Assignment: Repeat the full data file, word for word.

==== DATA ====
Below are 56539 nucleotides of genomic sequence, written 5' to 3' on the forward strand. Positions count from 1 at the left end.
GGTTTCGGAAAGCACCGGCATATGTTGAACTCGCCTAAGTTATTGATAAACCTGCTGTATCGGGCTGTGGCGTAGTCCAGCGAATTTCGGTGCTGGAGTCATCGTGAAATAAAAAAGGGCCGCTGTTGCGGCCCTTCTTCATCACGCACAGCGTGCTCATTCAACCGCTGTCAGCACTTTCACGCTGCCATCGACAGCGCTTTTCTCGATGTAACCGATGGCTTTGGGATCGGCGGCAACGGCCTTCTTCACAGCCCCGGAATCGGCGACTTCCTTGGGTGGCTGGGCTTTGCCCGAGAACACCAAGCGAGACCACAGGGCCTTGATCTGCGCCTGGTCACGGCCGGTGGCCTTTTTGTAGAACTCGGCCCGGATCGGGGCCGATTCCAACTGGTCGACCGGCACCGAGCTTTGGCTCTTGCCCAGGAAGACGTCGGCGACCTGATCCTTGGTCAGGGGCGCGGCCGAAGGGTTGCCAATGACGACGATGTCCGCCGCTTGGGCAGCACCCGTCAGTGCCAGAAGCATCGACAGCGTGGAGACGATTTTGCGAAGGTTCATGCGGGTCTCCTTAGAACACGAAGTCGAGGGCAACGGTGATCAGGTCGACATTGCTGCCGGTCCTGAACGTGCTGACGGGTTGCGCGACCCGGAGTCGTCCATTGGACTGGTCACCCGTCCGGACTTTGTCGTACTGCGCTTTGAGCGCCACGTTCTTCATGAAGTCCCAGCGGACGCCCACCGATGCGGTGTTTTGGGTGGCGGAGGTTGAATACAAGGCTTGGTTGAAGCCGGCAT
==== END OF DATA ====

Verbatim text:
Below are 56539 nucleotides of genomic sequence, written 5' to 3' on the forward strand. Positions count from 1 at the left end.
GGTTTCGGAAAGCACCGGCATATGTTGAACTCGCCTAAGTTATTGATAAACCTGCTGTATCGGGCTGTGGCGTAGTCCAGCGAATTTCGGTGCTGGAGTCATCGTGAAATAAAAAAGGGCCGCTGTTGCGGCCCTTCTTCATCACGCACAGCGTGCTCATTCAACCGCTGTCAGCACTTTCACGCTGCCATCGACAGCGCTTTTCTCGATGTAACCGATGGCTTTGGGATCGGCGGCAACGGCCTTCTTCACAGCCCCGGAATCGGCGACTTCCTTGGGTGGCTGGGCTTTGCCCGAGAACACCAAGCGAGACCACAGGGCCTTGATCTGCGCCTGGTCACGGCCGGTGGCCTTTTTGTAGAACTCGGCCCGGATCGGGGCCGATTCCAACTGGTCGACCGGCACCGAGCTTTGGCTCTTGCCCAGGAAGACGTCGGCGACCTGATCCTTGGTCAGGGGCGCGGCCGAAGGGTTGCCAATGACGACGATGTCCGCCGCTTGGGCAGCACCCGTCAGTGCCAGAAGCATCGACAGCGTGGAGACGATTTTGCGAAGGTTCATGCGGGTCTCCTTAGAACACGAAGTCGAGGGCAACGGTGATCAGGTCGACATTGCTGCCGGTCCTGAACGTGCTGACGGGTTGCGCGACCCGGAGTCGTCCATTGGACTGGTCACCCGTCCGGACTTTGTCGTACTGCGCTTTGAGCGCCACGTTCTTCATGAAGTCCCAGCGGACGCCCACCGATGCGGTGTTTTGGGTGGCGGAGGTTGAATACAAGGCTTGGTTGAAGCCGGCAT